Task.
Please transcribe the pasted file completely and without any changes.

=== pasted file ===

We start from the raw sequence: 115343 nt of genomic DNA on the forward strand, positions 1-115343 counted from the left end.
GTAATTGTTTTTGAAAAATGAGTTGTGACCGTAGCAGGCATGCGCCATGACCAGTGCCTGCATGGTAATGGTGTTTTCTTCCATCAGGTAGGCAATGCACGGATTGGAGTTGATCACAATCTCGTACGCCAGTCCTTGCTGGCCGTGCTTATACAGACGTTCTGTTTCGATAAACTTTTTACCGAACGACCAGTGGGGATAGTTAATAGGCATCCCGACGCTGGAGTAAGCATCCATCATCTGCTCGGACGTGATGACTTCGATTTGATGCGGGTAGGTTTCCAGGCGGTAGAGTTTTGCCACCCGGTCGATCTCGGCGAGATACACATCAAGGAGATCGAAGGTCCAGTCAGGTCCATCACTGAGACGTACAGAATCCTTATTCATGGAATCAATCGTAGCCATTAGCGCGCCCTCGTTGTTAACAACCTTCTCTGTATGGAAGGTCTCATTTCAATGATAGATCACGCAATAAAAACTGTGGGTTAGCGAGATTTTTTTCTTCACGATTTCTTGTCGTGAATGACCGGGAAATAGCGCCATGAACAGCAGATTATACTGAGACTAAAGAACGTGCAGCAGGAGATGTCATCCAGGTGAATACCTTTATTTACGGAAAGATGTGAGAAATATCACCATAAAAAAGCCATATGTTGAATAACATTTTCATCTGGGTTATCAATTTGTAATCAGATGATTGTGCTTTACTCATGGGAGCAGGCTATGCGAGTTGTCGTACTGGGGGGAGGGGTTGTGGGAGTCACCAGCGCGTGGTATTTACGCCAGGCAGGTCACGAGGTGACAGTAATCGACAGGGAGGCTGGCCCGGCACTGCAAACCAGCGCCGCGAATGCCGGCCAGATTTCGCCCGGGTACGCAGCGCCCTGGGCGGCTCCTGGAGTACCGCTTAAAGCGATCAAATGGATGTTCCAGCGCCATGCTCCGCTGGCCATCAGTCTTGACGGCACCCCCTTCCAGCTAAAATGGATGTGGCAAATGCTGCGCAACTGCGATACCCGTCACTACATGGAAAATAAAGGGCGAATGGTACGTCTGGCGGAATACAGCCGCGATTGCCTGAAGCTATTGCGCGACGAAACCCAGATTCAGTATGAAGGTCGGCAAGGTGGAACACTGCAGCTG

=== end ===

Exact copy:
We start from the raw sequence: 115343 nt of genomic DNA on the forward strand, positions 1-115343 counted from the left end.
GTAATTGTTTTTGAAAAATGAGTTGTGACCGTAGCAGGCATGCGCCATGACCAGTGCCTGCATGGTAATGGTGTTTTCTTCCATCAGGTAGGCAATGCACGGATTGGAGTTGATCACAATCTCGTACGCCAGTCCTTGCTGGCCGTGCTTATACAGACGTTCTGTTTCGATAAACTTTTTACCGAACGACCAGTGGGGATAGTTAATAGGCATCCCGACGCTGGAGTAAGCATCCATCATCTGCTCGGACGTGATGACTTCGATTTGATGCGGGTAGGTTTCCAGGCGGTAGAGTTTTGCCACCCGGTCGATCTCGGCGAGATACACATCAAGGAGATCGAAGGTCCAGTCAGGTCCATCACTGAGACGTACAGAATCCTTATTCATGGAATCAATCGTAGCCATTAGCGCGCCCTCGTTGTTAACAACCTTCTCTGTATGGAAGGTCTCATTTCAATGATAGATCACGCAATAAAAACTGTGGGTTAGCGAGATTTTTTTCTTCACGATTTCTTGTCGTGAATGACCGGGAAATAGCGCCATGAACAGCAGATTATACTGAGACTAAAGAACGTGCAGCAGGAGATGTCATCCAGGTGAATACCTTTATTTACGGAAAGATGTGAGAAATATCACCATAAAAAAGCCATATGTTGAATAACATTTTCATCTGGGTTATCAATTTGTAATCAGATGATTGTGCTTTACTCATGGGAGCAGGCTATGCGAGTTGTCGTACTGGGGGGAGGGGTTGTGGGAGTCACCAGCGCGTGGTATTTACGCCAGGCAGGTCACGAGGTGACAGTAATCGACAGGGAGGCTGGCCCGGCACTGCAAACCAGCGCCGCGAATGCCGGCCAGATTTCGCCCGGGTACGCAGCGCCCTGGGCGGCTCCTGGAGTACCGCTTAAAGCGATCAAATGGATGTTCCAGCGCCATGCTCCGCTGGCCATCAGTCTTGACGGCACCCCCTTCCAGCTAAAATGGATGTGGCAAATGCTGCGCAACTGCGATACCCGTCACTACATGGAAAATAAAGGGCGAATGGTACGTCTGGCGGAATACAGCCGCGATTGCCTGAAGCTATTGCGCGACGAAACCCAGATTCAGTATGAAGGTCGGCAAGGTGGAACACTGCAGCTG